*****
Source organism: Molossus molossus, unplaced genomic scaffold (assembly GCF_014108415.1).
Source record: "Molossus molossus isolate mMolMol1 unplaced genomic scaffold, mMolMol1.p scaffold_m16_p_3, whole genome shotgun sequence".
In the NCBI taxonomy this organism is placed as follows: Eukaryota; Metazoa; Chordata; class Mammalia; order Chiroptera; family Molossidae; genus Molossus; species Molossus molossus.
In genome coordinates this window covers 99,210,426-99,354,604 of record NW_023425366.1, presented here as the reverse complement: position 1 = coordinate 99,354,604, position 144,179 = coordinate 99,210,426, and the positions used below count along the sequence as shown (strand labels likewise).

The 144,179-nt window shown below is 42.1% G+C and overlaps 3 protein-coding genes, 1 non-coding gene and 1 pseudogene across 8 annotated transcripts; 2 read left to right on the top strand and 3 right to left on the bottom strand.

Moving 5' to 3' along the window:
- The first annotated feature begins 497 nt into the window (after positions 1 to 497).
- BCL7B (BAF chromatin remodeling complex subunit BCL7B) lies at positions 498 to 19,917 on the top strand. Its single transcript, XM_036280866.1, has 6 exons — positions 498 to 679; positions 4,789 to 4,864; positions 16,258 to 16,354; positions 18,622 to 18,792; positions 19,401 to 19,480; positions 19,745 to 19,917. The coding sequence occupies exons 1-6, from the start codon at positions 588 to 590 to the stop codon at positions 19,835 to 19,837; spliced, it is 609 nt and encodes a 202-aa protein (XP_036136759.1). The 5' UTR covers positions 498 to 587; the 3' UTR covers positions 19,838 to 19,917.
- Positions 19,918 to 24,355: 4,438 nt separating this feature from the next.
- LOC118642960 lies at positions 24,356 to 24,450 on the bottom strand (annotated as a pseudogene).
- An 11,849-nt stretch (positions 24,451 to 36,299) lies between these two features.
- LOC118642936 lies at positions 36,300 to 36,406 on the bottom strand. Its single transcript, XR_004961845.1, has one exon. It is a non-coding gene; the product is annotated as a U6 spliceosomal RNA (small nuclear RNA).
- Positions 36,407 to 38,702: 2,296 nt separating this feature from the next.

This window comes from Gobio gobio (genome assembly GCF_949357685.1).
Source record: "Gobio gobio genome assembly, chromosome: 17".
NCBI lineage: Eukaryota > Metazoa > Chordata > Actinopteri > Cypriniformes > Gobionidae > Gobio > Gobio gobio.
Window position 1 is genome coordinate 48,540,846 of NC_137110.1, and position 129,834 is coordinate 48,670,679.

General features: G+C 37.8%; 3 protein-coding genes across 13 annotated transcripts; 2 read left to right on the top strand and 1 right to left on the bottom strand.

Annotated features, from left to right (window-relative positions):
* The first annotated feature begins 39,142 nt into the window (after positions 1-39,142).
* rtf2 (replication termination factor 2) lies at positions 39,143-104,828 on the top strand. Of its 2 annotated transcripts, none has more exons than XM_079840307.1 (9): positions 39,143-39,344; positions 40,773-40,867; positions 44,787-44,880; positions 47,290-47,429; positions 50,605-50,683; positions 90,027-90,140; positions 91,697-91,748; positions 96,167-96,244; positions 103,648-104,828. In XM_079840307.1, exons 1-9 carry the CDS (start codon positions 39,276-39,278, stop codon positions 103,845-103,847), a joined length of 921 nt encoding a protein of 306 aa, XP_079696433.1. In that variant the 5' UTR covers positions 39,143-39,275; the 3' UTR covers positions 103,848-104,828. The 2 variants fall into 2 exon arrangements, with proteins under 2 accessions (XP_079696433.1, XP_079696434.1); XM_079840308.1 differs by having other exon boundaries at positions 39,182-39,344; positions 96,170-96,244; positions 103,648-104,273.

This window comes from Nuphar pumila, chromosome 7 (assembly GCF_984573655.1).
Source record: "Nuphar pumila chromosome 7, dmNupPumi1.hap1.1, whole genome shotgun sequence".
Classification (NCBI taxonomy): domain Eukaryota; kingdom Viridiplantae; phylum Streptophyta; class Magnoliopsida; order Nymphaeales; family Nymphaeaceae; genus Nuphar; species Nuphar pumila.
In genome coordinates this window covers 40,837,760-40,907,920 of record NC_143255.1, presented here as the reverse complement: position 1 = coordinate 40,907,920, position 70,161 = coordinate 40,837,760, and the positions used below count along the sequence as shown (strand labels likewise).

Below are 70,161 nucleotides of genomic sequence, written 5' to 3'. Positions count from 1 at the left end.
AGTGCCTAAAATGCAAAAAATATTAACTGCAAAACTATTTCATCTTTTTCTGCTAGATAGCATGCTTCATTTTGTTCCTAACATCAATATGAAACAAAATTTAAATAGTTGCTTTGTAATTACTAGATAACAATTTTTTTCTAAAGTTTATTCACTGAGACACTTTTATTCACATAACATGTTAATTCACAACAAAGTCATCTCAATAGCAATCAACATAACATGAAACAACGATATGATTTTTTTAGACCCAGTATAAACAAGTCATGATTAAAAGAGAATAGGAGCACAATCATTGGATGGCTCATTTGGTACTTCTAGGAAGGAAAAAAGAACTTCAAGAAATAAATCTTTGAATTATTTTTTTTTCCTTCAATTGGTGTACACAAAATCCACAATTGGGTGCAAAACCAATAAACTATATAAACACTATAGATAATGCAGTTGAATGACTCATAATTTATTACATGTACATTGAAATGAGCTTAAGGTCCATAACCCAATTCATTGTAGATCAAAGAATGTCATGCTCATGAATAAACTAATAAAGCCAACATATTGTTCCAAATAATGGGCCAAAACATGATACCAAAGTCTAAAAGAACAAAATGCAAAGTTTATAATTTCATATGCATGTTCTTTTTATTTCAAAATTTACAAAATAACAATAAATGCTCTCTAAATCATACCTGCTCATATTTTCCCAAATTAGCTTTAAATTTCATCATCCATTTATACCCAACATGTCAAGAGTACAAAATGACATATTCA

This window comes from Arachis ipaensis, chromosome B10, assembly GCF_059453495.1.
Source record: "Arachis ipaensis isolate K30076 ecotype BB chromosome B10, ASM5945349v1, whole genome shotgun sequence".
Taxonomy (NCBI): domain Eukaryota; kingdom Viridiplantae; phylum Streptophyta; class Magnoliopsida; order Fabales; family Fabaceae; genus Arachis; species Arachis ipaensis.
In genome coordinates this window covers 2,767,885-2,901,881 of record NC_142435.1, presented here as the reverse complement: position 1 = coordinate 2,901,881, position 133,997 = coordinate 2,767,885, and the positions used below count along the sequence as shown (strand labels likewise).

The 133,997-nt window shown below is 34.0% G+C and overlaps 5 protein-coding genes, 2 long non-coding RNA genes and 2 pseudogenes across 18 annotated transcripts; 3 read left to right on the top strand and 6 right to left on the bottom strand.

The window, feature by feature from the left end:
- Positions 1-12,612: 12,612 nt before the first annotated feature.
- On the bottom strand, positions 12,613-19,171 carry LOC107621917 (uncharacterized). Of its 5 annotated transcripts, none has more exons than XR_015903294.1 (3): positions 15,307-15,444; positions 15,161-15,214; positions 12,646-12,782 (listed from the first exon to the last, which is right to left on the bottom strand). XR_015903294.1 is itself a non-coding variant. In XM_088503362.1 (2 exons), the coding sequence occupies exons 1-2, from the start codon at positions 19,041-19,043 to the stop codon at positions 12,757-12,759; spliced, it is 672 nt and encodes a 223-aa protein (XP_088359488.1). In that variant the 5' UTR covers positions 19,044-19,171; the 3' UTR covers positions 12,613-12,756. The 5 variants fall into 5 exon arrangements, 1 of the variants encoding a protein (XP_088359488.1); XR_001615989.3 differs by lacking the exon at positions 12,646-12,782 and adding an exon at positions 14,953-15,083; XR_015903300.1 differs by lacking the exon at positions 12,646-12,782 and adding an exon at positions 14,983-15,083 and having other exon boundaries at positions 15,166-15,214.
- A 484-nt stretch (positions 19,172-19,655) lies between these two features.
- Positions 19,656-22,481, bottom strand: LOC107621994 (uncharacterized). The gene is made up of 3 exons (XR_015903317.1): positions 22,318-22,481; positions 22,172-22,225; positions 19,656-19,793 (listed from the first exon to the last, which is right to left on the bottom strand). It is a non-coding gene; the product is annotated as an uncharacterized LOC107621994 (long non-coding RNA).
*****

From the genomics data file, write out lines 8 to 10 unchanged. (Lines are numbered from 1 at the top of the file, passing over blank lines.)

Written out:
- BCL7B (BAF chromatin remodeling complex subunit BCL7B) lies at positions 498 to 19,917 on the top strand. Its single transcript, XM_036280866.1, has 6 exons — positions 498 to 679; positions 4,789 to 4,864; positions 16,258 to 16,354; positions 18,622 to 18,792; positions 19,401 to 19,480; positions 19,745 to 19,917. The coding sequence occupies exons 1-6, from the start codon at positions 588 to 590 to the stop codon at positions 19,835 to 19,837; spliced, it is 609 nt and encodes a 202-aa protein (XP_036136759.1). The 5' UTR covers positions 498 to 587; the 3' UTR covers positions 19,838 to 19,917.
- Positions 19,918 to 24,355: 4,438 nt separating this feature from the next.
- LOC118642960 lies at positions 24,356 to 24,450 on the bottom strand (annotated as a pseudogene).